How WW I helped entrench the art of mass persuasion
Modern marketing and PR got its big start in a broken campaign promise made nearly 100 years ago
[This is part of a week-long series on CBC radio's Ideas about the First World War, which started almost exactly 100 years ago when the heir to the Austrian throne was assassinated in Sarajevo. Listen to Ira Basen's full documentary about World War One and its connections to modern marketing on June 24 at 9:05 p.m. Eastern on CBC Radio 1's Ideas.]
Corporations spend billions each year trying to influence how people think, act and spend. But the fields of modern public relations and product marketing really aren't all that new – they got their big start in a broken campaign promise made nearly 100 years ago.
And as broken campaign promises go, this was one of the biggest.
In April 1917, the First World War had been raging for almost three years, but the United States had remained outside the fray. Although supportive of the Allied Powers, President Woodrow Wilson urged Americans to be neutral in thought and action. Public opinion in the U.S. was solidly behind him - Wilson had been re-elected in November 1916 on the slogan "he kept us out of war."
Five months later, the president had a change of heart.
Germany was continuing to harass American shipping, and there were real concerns in Washington that the war would be lost. So on April 6, Wilson was able to persuade Congress to declare war on the Central Powers.
Persuading Americans to support the war would be a more challenging task.
Committee on Public Information
Within days of the declaration, the president authorized the creation of the Committee on Public Information.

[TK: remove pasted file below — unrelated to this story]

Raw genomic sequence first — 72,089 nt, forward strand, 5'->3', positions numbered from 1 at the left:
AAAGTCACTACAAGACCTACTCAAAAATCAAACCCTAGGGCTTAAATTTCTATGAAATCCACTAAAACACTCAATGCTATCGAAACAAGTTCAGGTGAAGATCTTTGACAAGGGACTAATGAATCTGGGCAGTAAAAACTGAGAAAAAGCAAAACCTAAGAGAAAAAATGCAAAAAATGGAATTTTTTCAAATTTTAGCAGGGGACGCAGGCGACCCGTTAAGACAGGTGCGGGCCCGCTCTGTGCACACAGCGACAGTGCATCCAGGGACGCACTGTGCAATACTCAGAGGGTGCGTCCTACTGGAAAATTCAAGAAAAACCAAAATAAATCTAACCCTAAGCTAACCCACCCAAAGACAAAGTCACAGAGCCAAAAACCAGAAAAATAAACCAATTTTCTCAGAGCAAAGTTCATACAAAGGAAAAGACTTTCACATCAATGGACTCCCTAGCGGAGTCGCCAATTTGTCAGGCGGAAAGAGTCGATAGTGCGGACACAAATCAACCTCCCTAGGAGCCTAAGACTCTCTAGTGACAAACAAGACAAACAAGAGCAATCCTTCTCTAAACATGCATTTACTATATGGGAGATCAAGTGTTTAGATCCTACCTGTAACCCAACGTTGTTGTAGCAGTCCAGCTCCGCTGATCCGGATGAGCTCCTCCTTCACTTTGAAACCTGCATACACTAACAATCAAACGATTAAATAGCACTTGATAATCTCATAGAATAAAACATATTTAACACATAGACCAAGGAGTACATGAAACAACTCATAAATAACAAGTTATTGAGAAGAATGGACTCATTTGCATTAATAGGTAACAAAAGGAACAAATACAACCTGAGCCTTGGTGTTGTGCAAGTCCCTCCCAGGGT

Under the leadership of George Creel, a former muckraking journalist, the CPI was tasked with winning the war at home by firing up a reluctant American population into what Creel called "the white hot mass of patriotism," and spreading the good news about America and its democratic values throughout the world.
The CPI brought together many of the brightest minds in advertising, journalism, graphic design, academia, and a relatively new industry called public relations.
By the end of the war, more than 100,000 Americans had contributed to the CPI's efforts. They created Uncle Sam and other iconic recruiting images. They churned out millions of press releases, bulletins, photographs and posters, and produced silent movies with names like Pershing's Crusaders and America's Answer.
And 75,000 local notables, known as Four Minute Men, signed up to deliver carefully crafted four minute inspirational orations in church halls, movie theatres, and anywhere else that Americans gathered.
It all worked spectacularly well.
Within months, Americans had shed their initial war reluctance. Young men were flocking to recruiting offices, and millions were giving money to support the "Liberty Loan" program to help finance the war effort.
The success of the CPI opened the eyes of many of its publicists to new techniques of mass persuasion, and brought the fledgling public relations industry from the fringes of American commerce into the mainstream.
Heart vs. head
"Our effort was educational and informative throughout," George Creel insisted after the war.
In fact, it was anything but.
The CPI was the largest propaganda machine the world had ever seen. And while its title stressed "information," the Committee's publicists understood that electrifying American public opinion would take an appeal to the emotions, not the intellect.